Maui > West > Lahaina
Lahaina, Hawaii, a seaside town that sits along HWY 30 on Maui’s west shore, offers a vacation experience all its own. Dining, shopping, history, art, nightlife, and even surfing and boat excursions from Lahaina Harbor are available in this fun and charming spread.
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The main drag, Front Street, was named one of the “Top 10 Greatest Streets” in America. And the county of Maui takes added measures to preserve and care for the heritage of the area. You won’t find any billboards or flashy neon signs in this historic strip, but instead painted wooden signs and crabs scattering across the salty wet rocks.
The harbor is legendary and the center of downtown Lahaina. Many beautiful boats take guests snorkeling nearby and to the island of Lanai.
The ilikahi has 4 beautiful, private suites in the heart of Lahaina Town. This west Maui boutique hotel is only a few minutes walk to the beach and offers a quiet, secluded place to get away. The rooms are spacious and renovated, and Lahaina shops, restaurants, and galleries are all within walking distance. (808) 662-8780
Lahaina Le Le, meaning relentless sun, was the capital of the Hawaiian Kingdom until 1845. It was a much wetter environment than the dry Lahaina we know today. In fact, the royal household lived on a recently re-discovered small island in the middle of what was once a 17-acre lake. The island that was unearthed, Mokuʻula, holds great cultural significance and is part of an ongoing archeological project.
With the arrival of the European explorers came much change. Mangos were brought to the islands in the early 1800s and thrived heartily in the wetland environment. You’ll find some still scattered throughout the town, and some residents offer up their juicy candy-like fruit in curbside stands. Just pop a dollar in their “vacation fund” jar.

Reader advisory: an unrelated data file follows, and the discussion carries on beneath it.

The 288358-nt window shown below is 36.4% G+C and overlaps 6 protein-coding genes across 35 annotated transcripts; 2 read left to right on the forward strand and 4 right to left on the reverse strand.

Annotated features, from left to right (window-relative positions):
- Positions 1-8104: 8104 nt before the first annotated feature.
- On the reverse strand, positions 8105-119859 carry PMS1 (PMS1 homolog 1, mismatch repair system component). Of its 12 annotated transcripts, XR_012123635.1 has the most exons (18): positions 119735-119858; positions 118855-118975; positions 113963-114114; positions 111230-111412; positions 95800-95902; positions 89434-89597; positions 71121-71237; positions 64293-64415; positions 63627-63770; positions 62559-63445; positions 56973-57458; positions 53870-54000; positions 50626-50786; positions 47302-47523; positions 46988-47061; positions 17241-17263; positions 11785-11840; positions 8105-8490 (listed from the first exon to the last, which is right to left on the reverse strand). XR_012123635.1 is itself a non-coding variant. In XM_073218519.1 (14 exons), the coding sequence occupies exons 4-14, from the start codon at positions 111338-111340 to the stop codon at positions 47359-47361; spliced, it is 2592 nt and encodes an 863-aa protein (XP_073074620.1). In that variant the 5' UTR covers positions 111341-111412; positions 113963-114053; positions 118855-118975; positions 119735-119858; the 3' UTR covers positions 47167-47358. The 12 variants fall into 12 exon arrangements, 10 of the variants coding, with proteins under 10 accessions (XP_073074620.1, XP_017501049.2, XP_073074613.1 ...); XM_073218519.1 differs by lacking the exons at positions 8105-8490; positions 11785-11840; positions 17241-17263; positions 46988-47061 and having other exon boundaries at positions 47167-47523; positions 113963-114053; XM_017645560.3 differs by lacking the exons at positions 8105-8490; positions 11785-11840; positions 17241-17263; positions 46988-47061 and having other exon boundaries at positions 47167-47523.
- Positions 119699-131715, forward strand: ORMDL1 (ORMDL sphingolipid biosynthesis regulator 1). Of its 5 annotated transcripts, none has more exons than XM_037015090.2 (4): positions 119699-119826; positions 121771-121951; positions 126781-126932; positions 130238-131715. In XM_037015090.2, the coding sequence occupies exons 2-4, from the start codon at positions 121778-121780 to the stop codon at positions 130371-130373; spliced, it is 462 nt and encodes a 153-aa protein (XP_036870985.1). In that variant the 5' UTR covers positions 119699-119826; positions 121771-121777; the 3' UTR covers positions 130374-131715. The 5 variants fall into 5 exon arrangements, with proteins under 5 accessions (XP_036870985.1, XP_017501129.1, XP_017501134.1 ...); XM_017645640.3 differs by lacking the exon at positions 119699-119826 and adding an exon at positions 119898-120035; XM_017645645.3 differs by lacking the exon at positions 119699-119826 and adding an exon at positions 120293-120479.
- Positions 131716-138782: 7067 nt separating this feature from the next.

As more ships arrived for trade, they began to take note of the humpback whales that came by the thousands to the tropical Maui waters to mate and give birth each year. The town became a hub of whaling activity, and the once calm sunny coast became a raucous and tawdry area full of sailors. This, of course, became a point of contention for the Christian missionaries who had settled in the area.
In time, the waters of marshy Lahaina were diverted by the next big industry – sugar cane. Sugar cane, pineapple, and also coffee became big enterprises. A further influx of migrant workers arrived from mostly Japan, China, and Portugal to work these plantations. Thus the landscape was forever changed.
To learn more about the colorful history of this town, definitely take the FREE self-guided walking tour called the Lahaina Historic Trail. Many of these key points of pre and post-civilization are designated with informative plaques throughout the town of Lahaina, all a short distance from one another.
The population now consists of some salty dogs, surfers, random celebrities, locals who love nothing more than to just sit and “talk story”, a long-haired gentleman who rides his bicycle up and down Front Street each day with a macaw on his handlebars, and other colorful characters. And, of course, it wouldn’t be the front street we know without visitors from across the globe here to capture a piece of the magic isle. The sunsets are impeccable, and chances are the fish on your menu was caught off Lahaina Harbor that very day! By day or night, this historic port town offers something for the whole family.
Halloween in Lahaina
Regarded as the Mardi Gras of the Pacific, Halloween on Front Street in Lahaina is something special. Tens of thousands of party-goers come dressed up in wild costumes and enjoy a parade for the kids, costume contests, live music, great food, and cocktails. Depending on which year you go, the streets are often closed off from vehicular traffic allowing pedestrians the opportunity to take over the streets and have some creative fun.